Different speed limits for different classes of vehicles (split limits or SSLs) apply in many countries apart from New Zealand. But the wisdom of them is regularly questioned by most commercial drivers who find themselves at the coal-face for long hours every day and frequently are faced with life and death situations, on dual carriageways as much as minor roads. The claim by some that flow conflict will not exist on dual carriageways is mythical. Passing and lane changing by reckless car drivers is a constant threat to truck and bus drivers, and speed differential plays a major part.
Australia has uniform speed limits for all classes of vehicles except in the Northern Territory and a limited number of other highways where there is a 10 kph differential. The Australian fatal accident rate is slightly less than New Zealand where speed differentials are greater and cover all rural areas.
Some critics of uniform speed limits site Europe to support their cause. They say it works well there and the accident rate is low. But most European countries do not permit trucks on their roads during weekends and public holidays – the time when car drivers are at their most reckless. Sometimes I think the wrong people may have been banned.
Now let’s compare countries and their accident rates and how SSLs have their effect on safety. The world average annual road deaths per 100,000 inhabitants is 17.4, but that is not a reliable base to research from because of the widely varying rates of vehicle ownership throughout the world. A much more reliable statistic is the number of fatalities per billion kilometres, but many countries don’t report those stats. That leaves a third option, fatalities per 100,000 vehicles, as the best way to research road safety statistics. The African continent is by far the most unsafe place to be on a road with a death seven times higher than the rest of the world. If we put Africa aside we get 72 fatalities per 100,000 vehicles per year for the rest of the world.
From my research, the most surprising discovery is that in the United Arab Emirates, the only place where trucks, buses and cars can all legally travel at 140 kph, the death rate is only 38.2 per 100,000 vehicles. UAE roads are twice as safe as the world average, not including Africa. Another interesting discovery was that in Kosovo trucks can legally travel 10 kph faster than other vehicles. There is no international uniformity when it comes to speed limits. Politicians react to the whims of the electorate, regardless of the logic of the electorate. In Germany, the ban on trucks on weekends and public holidays must be music to the ears of truck drivers who, when they are allowed on the autobahn, are restricted to 80 kph while amateur car drivers have no speed limit. That probably goes some way to explaining why the fatality rate in Germany is only 6.8 per 100,000 vehicles; on the most reckless days the most solid objects are removed from the line of fire of the most reckless amateurs.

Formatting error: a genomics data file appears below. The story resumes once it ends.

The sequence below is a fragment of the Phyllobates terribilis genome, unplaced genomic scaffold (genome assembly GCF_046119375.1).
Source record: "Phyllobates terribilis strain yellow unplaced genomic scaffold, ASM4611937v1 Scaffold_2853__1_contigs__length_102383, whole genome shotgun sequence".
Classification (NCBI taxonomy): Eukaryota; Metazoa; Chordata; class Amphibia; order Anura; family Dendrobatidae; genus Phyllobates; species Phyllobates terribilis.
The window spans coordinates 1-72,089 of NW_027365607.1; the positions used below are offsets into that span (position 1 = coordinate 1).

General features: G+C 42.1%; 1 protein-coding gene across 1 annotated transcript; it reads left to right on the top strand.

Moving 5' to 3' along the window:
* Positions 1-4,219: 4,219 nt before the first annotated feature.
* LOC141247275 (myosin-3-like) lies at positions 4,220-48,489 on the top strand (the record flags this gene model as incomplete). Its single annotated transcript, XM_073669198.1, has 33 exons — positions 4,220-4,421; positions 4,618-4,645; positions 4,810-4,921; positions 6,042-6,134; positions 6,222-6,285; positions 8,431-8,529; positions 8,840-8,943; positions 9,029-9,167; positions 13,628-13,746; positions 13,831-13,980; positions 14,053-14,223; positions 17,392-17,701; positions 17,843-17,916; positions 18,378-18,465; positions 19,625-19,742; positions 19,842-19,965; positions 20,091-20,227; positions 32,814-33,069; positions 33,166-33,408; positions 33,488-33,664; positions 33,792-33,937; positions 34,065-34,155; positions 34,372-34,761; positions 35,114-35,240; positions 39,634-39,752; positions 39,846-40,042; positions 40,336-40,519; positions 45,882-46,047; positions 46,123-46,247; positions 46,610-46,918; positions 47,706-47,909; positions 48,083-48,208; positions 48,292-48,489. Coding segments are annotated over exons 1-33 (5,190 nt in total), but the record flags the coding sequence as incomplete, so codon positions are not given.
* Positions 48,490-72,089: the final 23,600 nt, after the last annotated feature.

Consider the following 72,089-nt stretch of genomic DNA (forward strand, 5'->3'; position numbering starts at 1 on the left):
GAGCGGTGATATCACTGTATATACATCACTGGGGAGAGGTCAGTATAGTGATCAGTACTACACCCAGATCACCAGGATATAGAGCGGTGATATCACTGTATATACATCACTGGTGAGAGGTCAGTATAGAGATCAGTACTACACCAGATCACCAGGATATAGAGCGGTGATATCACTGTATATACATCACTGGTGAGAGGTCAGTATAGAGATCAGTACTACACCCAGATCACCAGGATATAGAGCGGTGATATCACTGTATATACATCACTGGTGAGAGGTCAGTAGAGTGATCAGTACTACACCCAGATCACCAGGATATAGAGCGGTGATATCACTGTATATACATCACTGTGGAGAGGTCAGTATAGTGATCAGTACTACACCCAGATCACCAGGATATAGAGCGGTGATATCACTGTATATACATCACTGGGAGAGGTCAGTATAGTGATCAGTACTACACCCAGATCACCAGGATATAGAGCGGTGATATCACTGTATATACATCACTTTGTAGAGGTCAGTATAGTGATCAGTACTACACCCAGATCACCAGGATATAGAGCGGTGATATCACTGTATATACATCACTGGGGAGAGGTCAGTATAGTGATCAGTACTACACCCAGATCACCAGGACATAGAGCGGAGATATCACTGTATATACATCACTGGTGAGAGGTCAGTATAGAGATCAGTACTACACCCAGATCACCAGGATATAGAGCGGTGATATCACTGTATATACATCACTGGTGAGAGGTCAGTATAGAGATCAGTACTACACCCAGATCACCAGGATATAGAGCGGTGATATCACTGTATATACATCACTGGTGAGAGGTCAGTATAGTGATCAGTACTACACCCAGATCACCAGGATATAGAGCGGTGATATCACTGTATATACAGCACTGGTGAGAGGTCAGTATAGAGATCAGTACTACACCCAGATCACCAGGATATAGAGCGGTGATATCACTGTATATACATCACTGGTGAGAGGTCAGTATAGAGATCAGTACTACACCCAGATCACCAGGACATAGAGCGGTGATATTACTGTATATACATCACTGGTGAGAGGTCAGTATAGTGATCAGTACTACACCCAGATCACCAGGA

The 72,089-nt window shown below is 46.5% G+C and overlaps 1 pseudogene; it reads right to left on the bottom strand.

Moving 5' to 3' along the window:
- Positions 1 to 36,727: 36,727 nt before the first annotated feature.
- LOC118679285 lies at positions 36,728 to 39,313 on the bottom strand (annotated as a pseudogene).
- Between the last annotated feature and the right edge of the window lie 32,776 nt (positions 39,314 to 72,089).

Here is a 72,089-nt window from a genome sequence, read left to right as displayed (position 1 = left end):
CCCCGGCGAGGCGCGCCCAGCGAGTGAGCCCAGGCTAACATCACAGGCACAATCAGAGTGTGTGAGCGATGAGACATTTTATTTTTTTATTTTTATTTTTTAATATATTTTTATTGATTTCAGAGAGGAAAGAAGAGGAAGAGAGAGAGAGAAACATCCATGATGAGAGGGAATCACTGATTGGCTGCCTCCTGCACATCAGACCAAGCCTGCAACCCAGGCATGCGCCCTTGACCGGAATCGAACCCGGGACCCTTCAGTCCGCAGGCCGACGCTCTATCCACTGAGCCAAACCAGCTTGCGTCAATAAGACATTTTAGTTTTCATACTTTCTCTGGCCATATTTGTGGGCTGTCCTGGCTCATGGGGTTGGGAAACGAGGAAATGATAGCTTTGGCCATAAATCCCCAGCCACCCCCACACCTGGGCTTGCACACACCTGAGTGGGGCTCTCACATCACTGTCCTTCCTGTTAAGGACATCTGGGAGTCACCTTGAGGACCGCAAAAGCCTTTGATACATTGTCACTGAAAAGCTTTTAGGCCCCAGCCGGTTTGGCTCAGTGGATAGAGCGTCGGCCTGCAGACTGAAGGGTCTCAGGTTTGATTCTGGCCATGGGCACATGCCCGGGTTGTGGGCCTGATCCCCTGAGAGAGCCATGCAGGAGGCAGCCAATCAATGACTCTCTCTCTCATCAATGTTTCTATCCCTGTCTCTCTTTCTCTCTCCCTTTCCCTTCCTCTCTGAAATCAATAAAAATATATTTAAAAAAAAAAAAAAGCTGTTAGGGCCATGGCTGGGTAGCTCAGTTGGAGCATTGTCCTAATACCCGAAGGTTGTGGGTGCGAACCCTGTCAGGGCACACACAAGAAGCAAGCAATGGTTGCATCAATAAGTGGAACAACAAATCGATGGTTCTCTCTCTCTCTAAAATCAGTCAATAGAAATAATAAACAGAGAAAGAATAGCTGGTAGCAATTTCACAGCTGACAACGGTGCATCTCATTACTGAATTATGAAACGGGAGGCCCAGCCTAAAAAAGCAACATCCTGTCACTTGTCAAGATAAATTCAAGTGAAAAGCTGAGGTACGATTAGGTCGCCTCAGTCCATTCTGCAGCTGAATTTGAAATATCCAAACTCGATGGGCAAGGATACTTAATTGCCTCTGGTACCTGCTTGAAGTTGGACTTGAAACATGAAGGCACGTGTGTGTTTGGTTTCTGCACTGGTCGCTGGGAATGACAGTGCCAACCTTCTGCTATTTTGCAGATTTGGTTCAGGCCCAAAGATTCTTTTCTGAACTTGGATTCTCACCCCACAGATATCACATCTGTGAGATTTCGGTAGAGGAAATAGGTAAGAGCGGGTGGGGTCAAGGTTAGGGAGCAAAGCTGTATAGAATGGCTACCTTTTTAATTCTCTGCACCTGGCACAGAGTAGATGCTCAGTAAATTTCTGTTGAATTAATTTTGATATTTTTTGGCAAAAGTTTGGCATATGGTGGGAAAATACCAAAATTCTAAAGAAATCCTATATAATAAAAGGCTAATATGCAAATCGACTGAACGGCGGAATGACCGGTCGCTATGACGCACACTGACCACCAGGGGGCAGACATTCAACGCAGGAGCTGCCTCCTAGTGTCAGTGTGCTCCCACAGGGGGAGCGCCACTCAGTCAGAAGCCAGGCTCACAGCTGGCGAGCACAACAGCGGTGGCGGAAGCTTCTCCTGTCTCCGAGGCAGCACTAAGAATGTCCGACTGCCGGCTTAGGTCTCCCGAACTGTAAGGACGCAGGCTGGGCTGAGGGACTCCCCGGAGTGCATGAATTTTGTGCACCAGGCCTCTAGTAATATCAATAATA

Of 197 countries, only 65 have split speed limits. The largest differential of 70 kph is found in India where the death rate is 130 per 100,000 vehicles, which is almost double the world rate (less Africa), and would be even higher if fewer people used public transport. In Saudi Arabia where the speed differential between light and heavy vehicles is 45 kph, the death rate is 119 per 100,000 vehicles. Russia does a little better where the death rate is 53.4 per 100,000 vehicles with a differential of 50 kph. Trying to establish a link between accident rates and split speed limits is not easy because so many other factors can come into play and often statistics are vague or not available. Europe generally has low accident rates, but the high use of public transport, excellent roads, strict enforcement and the absence of trucks at high accident times all play a part.
In the United States, 34,000 died during the last year on record, but that is only 12.9 per 100,000 vehicles and equates to 7.1 fatalities per 1 billion vehicles kilometres. I have an interest in the US accident statistics because I have driven in 47 of the 50 states as a car driver or truck driver. When I first drove there in 1985, the country had a nationwide 55 mph (88 kph) speed limit on all vehicles. In 2001 when I started driving trucks there, the individual states had gained the right to set their own speed limits and about half opted for SSLs with trucks limited to 10-25 mph slower than cars and buses. It is interesting to note that while many countries have SSLs for all heavy vehicles, the US allows buses to keep pace with cars in all states. There was much unease with the split limits when I drove trucks and the flow conflict was mostly on the freeways. In most other areas trucks and cars had the same speed limits. Gradually, the states have been changing to uniform speed limits and now only eight states still have split speed limits.